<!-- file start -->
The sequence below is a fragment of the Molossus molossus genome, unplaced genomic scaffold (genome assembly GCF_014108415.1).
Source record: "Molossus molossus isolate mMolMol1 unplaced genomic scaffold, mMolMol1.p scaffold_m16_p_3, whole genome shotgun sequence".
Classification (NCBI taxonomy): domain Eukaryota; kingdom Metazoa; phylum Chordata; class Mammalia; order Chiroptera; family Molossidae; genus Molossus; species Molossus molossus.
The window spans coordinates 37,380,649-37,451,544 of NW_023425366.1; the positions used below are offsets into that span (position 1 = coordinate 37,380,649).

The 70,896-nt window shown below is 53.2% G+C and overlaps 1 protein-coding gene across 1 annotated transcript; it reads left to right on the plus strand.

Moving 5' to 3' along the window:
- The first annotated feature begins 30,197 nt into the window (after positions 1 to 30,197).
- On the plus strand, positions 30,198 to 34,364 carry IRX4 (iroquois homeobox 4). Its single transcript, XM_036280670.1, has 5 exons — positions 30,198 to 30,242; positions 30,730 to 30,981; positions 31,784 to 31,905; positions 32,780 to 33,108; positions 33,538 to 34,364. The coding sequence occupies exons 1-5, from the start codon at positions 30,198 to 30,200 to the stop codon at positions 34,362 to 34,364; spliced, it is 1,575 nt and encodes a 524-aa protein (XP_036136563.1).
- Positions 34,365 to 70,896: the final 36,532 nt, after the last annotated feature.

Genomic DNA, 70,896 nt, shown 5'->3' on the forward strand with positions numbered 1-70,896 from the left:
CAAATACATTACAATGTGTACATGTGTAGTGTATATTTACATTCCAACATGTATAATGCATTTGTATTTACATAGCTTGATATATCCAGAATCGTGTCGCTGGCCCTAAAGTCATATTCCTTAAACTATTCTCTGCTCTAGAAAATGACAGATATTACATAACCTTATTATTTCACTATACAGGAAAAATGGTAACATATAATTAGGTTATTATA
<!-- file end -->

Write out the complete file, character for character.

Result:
The sequence below is a fragment of the Molossus molossus genome, unplaced genomic scaffold (genome assembly GCF_014108415.1).
Source record: "Molossus molossus isolate mMolMol1 unplaced genomic scaffold, mMolMol1.p scaffold_m16_p_3, whole genome shotgun sequence".
Classification (NCBI taxonomy): domain Eukaryota; kingdom Metazoa; phylum Chordata; class Mammalia; order Chiroptera; family Molossidae; genus Molossus; species Molossus molossus.
The window spans coordinates 37,380,649-37,451,544 of NW_023425366.1; the positions used below are offsets into that span (position 1 = coordinate 37,380,649).

The 70,896-nt window shown below is 53.2% G+C and overlaps 1 protein-coding gene across 1 annotated transcript; it reads left to right on the plus strand.

Moving 5' to 3' along the window:
- The first annotated feature begins 30,197 nt into the window (after positions 1 to 30,197).
- On the plus strand, positions 30,198 to 34,364 carry IRX4 (iroquois homeobox 4). Its single transcript, XM_036280670.1, has 5 exons — positions 30,198 to 30,242; positions 30,730 to 30,981; positions 31,784 to 31,905; positions 32,780 to 33,108; positions 33,538 to 34,364. The coding sequence occupies exons 1-5, from the start codon at positions 30,198 to 30,200 to the stop codon at positions 34,362 to 34,364; spliced, it is 1,575 nt and encodes a 524-aa protein (XP_036136563.1).
- Positions 34,365 to 70,896: the final 36,532 nt, after the last annotated feature.

Genomic DNA, 70,896 nt, shown 5'->3' on the forward strand with positions numbered 1-70,896 from the left:
CAAATACATTACAATGTGTACATGTGTAGTGTATATTTACATTCCAACATGTATAATGCATTTGTATTTACATAGCTTGATATATCCAGAATCGTGTCGCTGGCCCTAAAGTCATATTCCTTAAACTATTCTCTGCTCTAGAAAATGACAGATATTACATAACCTTATTATTTCACTATACAGGAAAAATGGTAACATATAATTAGGTTATTATA